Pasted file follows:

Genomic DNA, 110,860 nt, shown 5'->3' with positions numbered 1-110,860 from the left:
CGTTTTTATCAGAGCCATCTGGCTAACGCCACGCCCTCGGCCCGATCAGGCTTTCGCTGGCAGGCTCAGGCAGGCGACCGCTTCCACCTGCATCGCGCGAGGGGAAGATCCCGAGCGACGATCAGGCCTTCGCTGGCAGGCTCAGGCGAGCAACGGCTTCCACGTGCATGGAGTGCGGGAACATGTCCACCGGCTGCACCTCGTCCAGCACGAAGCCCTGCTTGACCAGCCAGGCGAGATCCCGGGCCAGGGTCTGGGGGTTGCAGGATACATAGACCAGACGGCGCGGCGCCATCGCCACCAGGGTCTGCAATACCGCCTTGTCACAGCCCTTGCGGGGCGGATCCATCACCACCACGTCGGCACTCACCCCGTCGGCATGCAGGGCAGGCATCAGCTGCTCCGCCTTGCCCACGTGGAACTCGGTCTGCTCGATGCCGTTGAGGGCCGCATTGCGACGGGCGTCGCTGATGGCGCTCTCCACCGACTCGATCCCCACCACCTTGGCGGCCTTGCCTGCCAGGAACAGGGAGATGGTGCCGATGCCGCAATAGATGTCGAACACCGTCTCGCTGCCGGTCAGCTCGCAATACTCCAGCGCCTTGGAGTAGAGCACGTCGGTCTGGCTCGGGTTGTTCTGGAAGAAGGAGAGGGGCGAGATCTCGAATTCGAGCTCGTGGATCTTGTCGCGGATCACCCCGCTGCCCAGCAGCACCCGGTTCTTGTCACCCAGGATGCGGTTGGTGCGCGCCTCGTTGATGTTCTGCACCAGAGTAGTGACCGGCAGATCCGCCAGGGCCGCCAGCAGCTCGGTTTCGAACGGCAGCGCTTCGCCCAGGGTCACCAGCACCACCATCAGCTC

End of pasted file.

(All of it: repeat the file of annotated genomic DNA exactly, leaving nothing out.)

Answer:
Genomic DNA, 110,860 nt, shown 5'->3' with positions numbered 1-110,860 from the left:
CGTTTTTATCAGAGCCATCTGGCTAACGCCACGCCCTCGGCCCGATCAGGCTTTCGCTGGCAGGCTCAGGCAGGCGACCGCTTCCACCTGCATCGCGCGAGGGGAAGATCCCGAGCGACGATCAGGCCTTCGCTGGCAGGCTCAGGCGAGCAACGGCTTCCACGTGCATGGAGTGCGGGAACATGTCCACCGGCTGCACCTCGTCCAGCACGAAGCCCTGCTTGACCAGCCAGGCGAGATCCCGGGCCAGGGTCTGGGGGTTGCAGGATACATAGACCAGACGGCGCGGCGCCATCGCCACCAGGGTCTGCAATACCGCCTTGTCACAGCCCTTGCGGGGCGGATCCATCACCACCACGTCGGCACTCACCCCGTCGGCATGCAGGGCAGGCATCAGCTGCTCCGCCTTGCCCACGTGGAACTCGGTCTGCTCGATGCCGTTGAGGGCCGCATTGCGACGGGCGTCGCTGATGGCGCTCTCCACCGACTCGATCCCCACCACCTTGGCGGCCTTGCCTGCCAGGAACAGGGAGATGGTGCCGATGCCGCAATAGATGTCGAACACCGTCTCGCTGCCGGTCAGCTCGCAATACTCCAGCGCCTTGGAGTAGAGCACGTCGGTCTGGCTCGGGTTGTTCTGGAAGAAGGAGAGGGGCGAGATCTCGAATTCGAGCTCGTGGATCTTGTCGCGGATCACCCCGCTGCCCAGCAGCACCCGGTTCTTGTCACCCAGGATGCGGTTGGTGCGCGCCTCGTTGATGTTCTGCACCAGAGTAGTGACCGGCAGATCCGCCAGGGCCGCCAGCAGCTCGGTTTCGAACGGCAGCGCTTCGCCCAGGGTCACCAGCACCACCATCAGCTC